In 2014, he shipped 35 tons of fruit to six Virginia wineries, doubling sales within the last few years. He goes on to explain that the growth is driven to some degree because of “Mother Nature. Like last winter when a lot of vines got hurt. I was a supplement.”

He reinforces that wineries across the U.S. want to use their own state’s fruit. “But when their crops fail I can keep them in business, explains Colavita.

Most of his fruit comes from the Del Ray and Lodi areas. “I think a combination of western grapes and eastern grapes makes an excellent wine. Your lower sugar and higher acid wines and our higher sugar and lower acid ones makes a really balanced wine with good flavor,” said Colavita.

There is no definitive way to know how much fruit from outside Virginia is finding its way into the state’s wine cellars but it’s likely less than a 1,000 tons, but growing. By comparison, there was a total of 6,862 tons of fruit produced within state in 2013.

With an apparent increasing dependency on fruit from elsewhere, the question arises as to how the phenomenon is marketed to the consumer. Since legally up to 25 percent of out-of-state wine can reside in a bottle of wine labeled and sold as Virginia, is there any need to enlighten the public of the blend?

Brian Roeder

Brian Roeder

“If we muddy the waters about the source of our fruit, we go right back to where we were seven, eight, nine years ago when critics said ‘this is mighty good wine but is it Virginia?’, said Brian Roeder, owner of Barrel Oak Winery in Delaplane.

Roeder is a straight-spoken winery owner who takes the subject head on.

“Everything we’ve done, especially the rules around the Governor’s Cup, has been designed to put that question to rest. I believe it’s going to damage, potentially, some or even a significant amount of the success we’ve had.

“At Barrel Oak we disclose the source of our fruit and customers don’t care because it’s about the experience at the winery. For wineries trying to position themselves for national and international distribution this could be a problem.

“We’ve never had to go out-of-state until this year. We’ll call our wine American or simply won’t say Virginia if the fruit is from elsewhere. Those are the two options. We will change our labels with wines made from out-of-state fruit,” emphasizes Roeder.

He goes on to say that a system should be developed that creates a marketplace for available Virginia grapes. “The process is still being done haphazardly, where somebody knows somebody who knows somebody, and through that network they try to find fruit.

“It’s been proposed, but not put in place, that an online marketplace be established where every farmer can post what they have available and that a winery owner can go and find and purchase it. That tool alone would probably provide at least one, two or three hundred additional tons into the marketplace,” said Roeder.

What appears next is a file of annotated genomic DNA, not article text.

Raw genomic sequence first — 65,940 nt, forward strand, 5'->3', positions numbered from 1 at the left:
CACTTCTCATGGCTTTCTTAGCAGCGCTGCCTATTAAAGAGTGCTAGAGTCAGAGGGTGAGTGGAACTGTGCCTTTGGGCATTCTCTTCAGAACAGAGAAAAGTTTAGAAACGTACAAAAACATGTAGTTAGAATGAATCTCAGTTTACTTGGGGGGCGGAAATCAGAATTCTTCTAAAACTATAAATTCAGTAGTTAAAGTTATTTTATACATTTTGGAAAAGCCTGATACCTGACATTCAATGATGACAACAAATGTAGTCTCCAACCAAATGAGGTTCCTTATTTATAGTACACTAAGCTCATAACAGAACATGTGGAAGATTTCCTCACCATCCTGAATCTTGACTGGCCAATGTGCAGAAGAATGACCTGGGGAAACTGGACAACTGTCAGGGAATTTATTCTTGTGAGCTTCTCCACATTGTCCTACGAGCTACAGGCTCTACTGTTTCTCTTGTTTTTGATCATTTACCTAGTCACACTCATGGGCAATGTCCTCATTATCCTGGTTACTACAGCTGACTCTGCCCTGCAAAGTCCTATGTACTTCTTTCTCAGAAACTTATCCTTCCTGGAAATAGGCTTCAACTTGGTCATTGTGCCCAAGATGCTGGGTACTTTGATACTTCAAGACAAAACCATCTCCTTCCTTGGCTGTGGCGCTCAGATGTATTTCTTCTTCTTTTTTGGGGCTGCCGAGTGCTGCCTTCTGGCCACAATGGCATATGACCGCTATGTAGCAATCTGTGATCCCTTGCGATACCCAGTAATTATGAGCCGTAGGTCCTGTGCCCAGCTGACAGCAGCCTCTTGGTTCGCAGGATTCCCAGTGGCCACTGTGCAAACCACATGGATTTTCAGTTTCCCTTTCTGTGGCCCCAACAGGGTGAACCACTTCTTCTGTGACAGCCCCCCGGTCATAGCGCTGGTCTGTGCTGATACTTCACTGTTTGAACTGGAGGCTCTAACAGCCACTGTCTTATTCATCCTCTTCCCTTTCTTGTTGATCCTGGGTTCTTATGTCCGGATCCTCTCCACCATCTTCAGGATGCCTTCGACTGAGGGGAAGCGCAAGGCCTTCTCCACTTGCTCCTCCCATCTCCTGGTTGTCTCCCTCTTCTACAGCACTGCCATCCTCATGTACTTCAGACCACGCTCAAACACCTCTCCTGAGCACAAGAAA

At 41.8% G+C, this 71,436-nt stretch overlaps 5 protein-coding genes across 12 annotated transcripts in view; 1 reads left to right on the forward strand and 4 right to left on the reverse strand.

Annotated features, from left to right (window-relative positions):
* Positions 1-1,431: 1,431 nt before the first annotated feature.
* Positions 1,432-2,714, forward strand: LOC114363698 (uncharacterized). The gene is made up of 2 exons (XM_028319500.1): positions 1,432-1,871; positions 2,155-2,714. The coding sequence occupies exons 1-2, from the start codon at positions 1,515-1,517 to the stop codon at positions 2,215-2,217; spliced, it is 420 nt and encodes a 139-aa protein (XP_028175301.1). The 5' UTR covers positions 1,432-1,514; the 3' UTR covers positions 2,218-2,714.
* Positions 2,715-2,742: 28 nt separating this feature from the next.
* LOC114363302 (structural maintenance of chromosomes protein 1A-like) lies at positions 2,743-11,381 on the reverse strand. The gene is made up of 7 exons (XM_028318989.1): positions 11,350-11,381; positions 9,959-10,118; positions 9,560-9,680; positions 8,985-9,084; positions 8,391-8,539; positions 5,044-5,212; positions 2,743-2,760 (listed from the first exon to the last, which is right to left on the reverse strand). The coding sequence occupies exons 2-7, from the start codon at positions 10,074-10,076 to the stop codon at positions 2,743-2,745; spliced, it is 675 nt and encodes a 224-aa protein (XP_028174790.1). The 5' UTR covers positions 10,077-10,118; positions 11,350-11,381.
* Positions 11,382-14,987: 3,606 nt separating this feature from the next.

But he states it would still not be adequate to fulfill the industry’s needs. “The opportunity to expand is going to have to be tied to out-of-state fruit for quite sometime. Ultimately, it isn’t important to most consumers. But the issue of honesty is going to be very important to our reputation and to the critics who write about Virginia wine,” said Roeder.

Government support

Annette Boyd

Annette Boyd

Echoing the mantra heard around the state, Annette Boyd, director, Virginia Wine Board Marketing office, said, “Yes, there is a grape shortage. I think it’s predominately because we are selling everything we make. We need a couple of really nice years, nice harvests under our belt to see production to pop.”

No one would challenge that wish but Virginia is Virginia. “We are hopeful production numbers will increase this year. Everybody is really excited about the harvest,” said Boyd.

Indeed, word from around the state is that the quantity and quality of the 2014 harvest is very good. But what can be done at the state level to further assist the industry?

“Both the Virginia Wine Board and the Virginia Vineyards Association are evaluating what they can do to stimulate an interest in people growing grapes. But we can’t grow grapes directly. It’s a big investment and you need farmers who understand the risk and are willing to make the investment,” said Boyd.

The Board is funded through the General Assembly from excise taxes the wine industry pays to the state. One hundred percent of the tax revenues—$1.8 million—comes back to the Virginia Wine Board. One third of those funds go to research and two-thirds to support marketing efforts.

“I hear rumors of an increasing amount of out-of-state fruit all the time. The wineries that are choosing to bring in fruit are open about it. For everyone that chooses that path I know of five who say ‘I’m not. I want to use my estate fruit and I’m not choosing to do that even if that means capping production.’”